Interventions: When and How Should I Intervene On A Loved One

According to the Addiction Center, approximately 21 million Americans have at least one addiction.  More shocking than the total number of American’s ensnared in the clutches of addiction is the fact, that only 10% of addicts seek addiction treatment.  In order to bridge the gap, people struggling with addiction need loved ones to bridge the gap towards addiction treatment.

Drug addiction has impacted the lives of millions of Americans. There is new hope though, as we are able to destigmatize addiction and identify it as a treatable disease.  State-of-the-art addiction treatment programs like Grace Recovery in Hollywood, California are filled with people eager to help you or your loved one combat drug addiction with compassion, care, and expertise.

One of the questions asked most frequently by people who have a loved one who is struggling with drug addiction is this:  When do I stage an Intervention?

Timing Is Key

There is no simple answer to that question.  However, as loved ones, we can develop a plan by being informed and knowing that early intervention with an effective plan and a committed support group can save a life.  Remember, only 10% of addicts seek addiction treatment, largely due to the fact that most addicts don’t know they are in crisis.  They need your help.  So here are some sobering signings that it is time for an intervention.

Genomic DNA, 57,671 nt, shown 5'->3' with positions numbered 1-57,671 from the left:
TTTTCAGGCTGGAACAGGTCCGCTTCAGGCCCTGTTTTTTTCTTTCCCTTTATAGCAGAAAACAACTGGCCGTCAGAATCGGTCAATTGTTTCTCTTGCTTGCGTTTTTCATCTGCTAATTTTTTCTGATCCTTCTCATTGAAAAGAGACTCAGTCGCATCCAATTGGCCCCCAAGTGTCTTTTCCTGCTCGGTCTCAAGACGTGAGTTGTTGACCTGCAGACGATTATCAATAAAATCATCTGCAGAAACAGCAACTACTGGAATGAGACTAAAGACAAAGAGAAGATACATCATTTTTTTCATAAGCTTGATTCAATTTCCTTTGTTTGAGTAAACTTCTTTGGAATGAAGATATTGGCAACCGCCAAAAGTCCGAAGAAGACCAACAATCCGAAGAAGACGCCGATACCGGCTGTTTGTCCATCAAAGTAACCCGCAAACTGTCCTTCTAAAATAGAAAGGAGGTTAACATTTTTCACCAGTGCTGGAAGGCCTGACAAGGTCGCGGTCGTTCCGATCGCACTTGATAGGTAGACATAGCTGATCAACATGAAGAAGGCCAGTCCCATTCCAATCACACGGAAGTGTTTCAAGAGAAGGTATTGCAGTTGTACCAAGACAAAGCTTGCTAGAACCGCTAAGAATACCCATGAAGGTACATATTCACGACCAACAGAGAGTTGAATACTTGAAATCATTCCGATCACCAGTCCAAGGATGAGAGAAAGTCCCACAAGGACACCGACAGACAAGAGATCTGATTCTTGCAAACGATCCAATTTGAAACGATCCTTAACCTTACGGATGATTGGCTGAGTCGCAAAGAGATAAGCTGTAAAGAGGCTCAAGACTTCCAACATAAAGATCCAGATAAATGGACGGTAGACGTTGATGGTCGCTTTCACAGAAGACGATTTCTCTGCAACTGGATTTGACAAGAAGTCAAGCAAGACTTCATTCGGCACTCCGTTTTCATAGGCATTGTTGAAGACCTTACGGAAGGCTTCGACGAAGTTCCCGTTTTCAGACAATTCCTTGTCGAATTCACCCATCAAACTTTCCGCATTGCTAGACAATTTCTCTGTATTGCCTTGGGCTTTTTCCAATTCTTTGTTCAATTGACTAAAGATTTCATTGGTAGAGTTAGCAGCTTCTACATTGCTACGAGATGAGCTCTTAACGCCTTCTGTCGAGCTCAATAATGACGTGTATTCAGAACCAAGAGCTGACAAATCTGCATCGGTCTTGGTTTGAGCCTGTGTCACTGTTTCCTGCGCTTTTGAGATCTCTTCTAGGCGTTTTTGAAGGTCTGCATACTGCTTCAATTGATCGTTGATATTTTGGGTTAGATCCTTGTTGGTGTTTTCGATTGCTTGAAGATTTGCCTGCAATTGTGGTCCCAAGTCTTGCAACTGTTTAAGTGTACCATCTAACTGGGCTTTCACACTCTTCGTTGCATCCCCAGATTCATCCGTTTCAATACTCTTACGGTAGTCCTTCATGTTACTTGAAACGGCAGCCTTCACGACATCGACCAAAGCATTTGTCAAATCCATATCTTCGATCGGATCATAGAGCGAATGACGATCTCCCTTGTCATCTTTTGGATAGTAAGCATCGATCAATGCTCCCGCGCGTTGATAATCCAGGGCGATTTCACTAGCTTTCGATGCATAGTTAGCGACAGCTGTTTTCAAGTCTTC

Signs To Look For

People can change in healthy ways, however, a person struggling with drug addiction or alcoholism may exhibit many alarming behavioral changes.  Some of these changes may be mild, such as changing eating routines, eating less, arriving excessively and profusely late or lying.  Most of these behaviors will exacerbate over time as the addiction worsens.  An addict also is likely to build a tolerance for certain drugs or alcohol and require more to achieve the same high.

Other alarming behaviors include refusals to eat, a haggard appearance due to a lack of care for their own self-image.  Drug addiction and alcoholism affect the brain to be focused on the next high which can make people more prone to volatility where they lash out and lose control.  The grip of addiction can rip your loved one away from reality leading to mental fatigue and memory loss which snowballs into financial trouble.

When you see these behaviors taking their toll, you know it is time to stage an intervention.  However, your chances of success will increase if you are able to form a support group focused on getting your loved one into addiction treatment safely and effectively.

Remember, your decision to stage an intervention can directly save your loved one’s life.  In 2018 the Los Angeles Times reported, “the death toll from drugs has doubled every eight years” from 1979 to 2016.  Your intervention and the path to addiction treatment can help change that number.

Staging The Intervention